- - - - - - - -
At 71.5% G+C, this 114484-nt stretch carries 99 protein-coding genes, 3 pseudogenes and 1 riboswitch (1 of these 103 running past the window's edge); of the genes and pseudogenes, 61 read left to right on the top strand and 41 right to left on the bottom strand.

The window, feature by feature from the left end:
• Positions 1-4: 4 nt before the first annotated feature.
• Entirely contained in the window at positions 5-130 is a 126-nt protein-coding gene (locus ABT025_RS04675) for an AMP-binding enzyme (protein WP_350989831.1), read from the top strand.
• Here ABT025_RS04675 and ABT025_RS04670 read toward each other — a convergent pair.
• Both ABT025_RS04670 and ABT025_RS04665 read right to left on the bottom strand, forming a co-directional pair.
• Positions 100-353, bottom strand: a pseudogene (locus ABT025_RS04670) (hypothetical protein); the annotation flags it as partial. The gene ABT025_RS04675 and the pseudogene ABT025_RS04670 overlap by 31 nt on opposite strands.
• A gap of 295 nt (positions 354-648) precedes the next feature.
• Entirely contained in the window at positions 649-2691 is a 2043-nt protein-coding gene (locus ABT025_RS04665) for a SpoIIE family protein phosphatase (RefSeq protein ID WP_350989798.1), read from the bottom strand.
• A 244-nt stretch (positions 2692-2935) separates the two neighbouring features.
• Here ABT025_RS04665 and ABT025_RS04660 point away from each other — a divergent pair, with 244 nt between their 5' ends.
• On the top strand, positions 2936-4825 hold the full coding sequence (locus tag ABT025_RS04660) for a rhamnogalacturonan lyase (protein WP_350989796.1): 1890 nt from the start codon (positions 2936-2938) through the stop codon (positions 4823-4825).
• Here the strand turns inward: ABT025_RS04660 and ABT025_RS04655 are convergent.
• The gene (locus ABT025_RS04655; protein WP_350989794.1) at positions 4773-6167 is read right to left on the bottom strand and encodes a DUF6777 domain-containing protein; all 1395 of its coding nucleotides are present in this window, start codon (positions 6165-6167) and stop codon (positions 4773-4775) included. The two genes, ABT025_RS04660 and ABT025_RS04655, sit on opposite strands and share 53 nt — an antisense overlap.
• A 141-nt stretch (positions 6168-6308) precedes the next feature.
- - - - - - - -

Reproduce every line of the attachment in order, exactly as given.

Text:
At 71.5% G+C, this 114484-nt stretch carries 99 protein-coding genes, 3 pseudogenes and 1 riboswitch (1 of these 103 running past the window's edge); of the genes and pseudogenes, 61 read left to right on the top strand and 41 right to left on the bottom strand.

The window, feature by feature from the left end:
• Positions 1-4: 4 nt before the first annotated feature.
• Entirely contained in the window at positions 5-130 is a 126-nt protein-coding gene (locus ABT025_RS04675) for an AMP-binding enzyme (protein WP_350989831.1), read from the top strand.
• Here ABT025_RS04675 and ABT025_RS04670 read toward each other — a convergent pair.
• Both ABT025_RS04670 and ABT025_RS04665 read right to left on the bottom strand, forming a co-directional pair.
• Positions 100-353, bottom strand: a pseudogene (locus ABT025_RS04670) (hypothetical protein); the annotation flags it as partial. The gene ABT025_RS04675 and the pseudogene ABT025_RS04670 overlap by 31 nt on opposite strands.
• A gap of 295 nt (positions 354-648) precedes the next feature.
• Entirely contained in the window at positions 649-2691 is a 2043-nt protein-coding gene (locus ABT025_RS04665) for a SpoIIE family protein phosphatase (RefSeq protein ID WP_350989798.1), read from the bottom strand.
• A 244-nt stretch (positions 2692-2935) separates the two neighbouring features.
• Here ABT025_RS04665 and ABT025_RS04660 point away from each other — a divergent pair, with 244 nt between their 5' ends.
• On the top strand, positions 2936-4825 hold the full coding sequence (locus tag ABT025_RS04660) for a rhamnogalacturonan lyase (protein WP_350989796.1): 1890 nt from the start codon (positions 2936-2938) through the stop codon (positions 4823-4825).
• Here the strand turns inward: ABT025_RS04660 and ABT025_RS04655 are convergent.
• The gene (locus ABT025_RS04655; protein WP_350989794.1) at positions 4773-6167 is read right to left on the bottom strand and encodes a DUF6777 domain-containing protein; all 1395 of its coding nucleotides are present in this window, start codon (positions 6165-6167) and stop codon (positions 4773-4775) included. The two genes, ABT025_RS04660 and ABT025_RS04655, sit on opposite strands and share 53 nt — an antisense overlap.
• A 141-nt stretch (positions 6168-6308) precedes the next feature.